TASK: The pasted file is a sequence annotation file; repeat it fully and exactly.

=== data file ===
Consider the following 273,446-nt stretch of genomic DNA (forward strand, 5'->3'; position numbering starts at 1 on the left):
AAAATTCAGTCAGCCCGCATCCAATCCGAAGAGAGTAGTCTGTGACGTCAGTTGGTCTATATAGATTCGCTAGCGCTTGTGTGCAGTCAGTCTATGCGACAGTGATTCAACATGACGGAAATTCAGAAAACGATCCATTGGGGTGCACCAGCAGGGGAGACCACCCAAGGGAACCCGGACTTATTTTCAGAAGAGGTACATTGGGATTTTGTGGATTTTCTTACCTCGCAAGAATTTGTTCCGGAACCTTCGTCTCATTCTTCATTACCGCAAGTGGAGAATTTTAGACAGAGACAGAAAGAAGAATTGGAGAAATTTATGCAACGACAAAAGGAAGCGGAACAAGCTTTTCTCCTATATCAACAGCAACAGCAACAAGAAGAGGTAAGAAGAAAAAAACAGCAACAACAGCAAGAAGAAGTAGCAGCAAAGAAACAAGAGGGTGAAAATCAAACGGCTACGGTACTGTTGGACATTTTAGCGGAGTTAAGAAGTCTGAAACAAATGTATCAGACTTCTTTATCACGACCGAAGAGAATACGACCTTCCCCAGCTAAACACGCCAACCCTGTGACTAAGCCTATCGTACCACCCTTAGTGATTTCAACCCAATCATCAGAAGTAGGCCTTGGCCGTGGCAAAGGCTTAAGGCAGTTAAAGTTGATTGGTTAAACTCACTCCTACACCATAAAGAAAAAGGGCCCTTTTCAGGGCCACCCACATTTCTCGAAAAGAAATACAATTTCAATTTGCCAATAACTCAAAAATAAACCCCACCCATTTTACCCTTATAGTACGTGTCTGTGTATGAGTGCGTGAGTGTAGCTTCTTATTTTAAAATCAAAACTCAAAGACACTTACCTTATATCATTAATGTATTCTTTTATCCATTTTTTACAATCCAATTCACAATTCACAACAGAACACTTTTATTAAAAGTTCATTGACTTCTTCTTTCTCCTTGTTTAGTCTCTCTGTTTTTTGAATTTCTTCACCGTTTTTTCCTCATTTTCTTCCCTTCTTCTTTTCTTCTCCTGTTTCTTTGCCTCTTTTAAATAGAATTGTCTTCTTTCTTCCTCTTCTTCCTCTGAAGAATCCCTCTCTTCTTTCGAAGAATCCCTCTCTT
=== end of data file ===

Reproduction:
Consider the following 273,446-nt stretch of genomic DNA (forward strand, 5'->3'; position numbering starts at 1 on the left):
AAAATTCAGTCAGCCCGCATCCAATCCGAAGAGAGTAGTCTGTGACGTCAGTTGGTCTATATAGATTCGCTAGCGCTTGTGTGCAGTCAGTCTATGCGACAGTGATTCAACATGACGGAAATTCAGAAAACGATCCATTGGGGTGCACCAGCAGGGGAGACCACCCAAGGGAACCCGGACTTATTTTCAGAAGAGGTACATTGGGATTTTGTGGATTTTCTTACCTCGCAAGAATTTGTTCCGGAACCTTCGTCTCATTCTTCATTACCGCAAGTGGAGAATTTTAGACAGAGACAGAAAGAAGAATTGGAGAAATTTATGCAACGACAAAAGGAAGCGGAACAAGCTTTTCTCCTATATCAACAGCAACAGCAACAAGAAGAGGTAAGAAGAAAAAAACAGCAACAACAGCAAGAAGAAGTAGCAGCAAAGAAACAAGAGGGTGAAAATCAAACGGCTACGGTACTGTTGGACATTTTAGCGGAGTTAAGAAGTCTGAAACAAATGTATCAGACTTCTTTATCACGACCGAAGAGAATACGACCTTCCCCAGCTAAACACGCCAACCCTGTGACTAAGCCTATCGTACCACCCTTAGTGATTTCAACCCAATCATCAGAAGTAGGCCTTGGCCGTGGCAAAGGCTTAAGGCAGTTAAAGTTGATTGGTTAAACTCACTCCTACACCATAAAGAAAAAGGGCCCTTTTCAGGGCCACCCACATTTCTCGAAAAGAAATACAATTTCAATTTGCCAATAACTCAAAAATAAACCCCACCCATTTTACCCTTATAGTACGTGTCTGTGTATGAGTGCGTGAGTGTAGCTTCTTATTTTAAAATCAAAACTCAAAGACACTTACCTTATATCATTAATGTATTCTTTTATCCATTTTTTACAATCCAATTCACAATTCACAACAGAACACTTTTATTAAAAGTTCATTGACTTCTTCTTTCTCCTTGTTTAGTCTCTCTGTTTTTTGAATTTCTTCACCGTTTTTTCCTCATTTTCTTCCCTTCTTCTTTTCTTCTCCTGTTTCTTTGCCTCTTTTAAATAGAATTGTCTTCTTTCTTCCTCTTCTTCCTCTGAAGAATCCCTCTCTTCTTTCGAAGAATCCCTCTCTT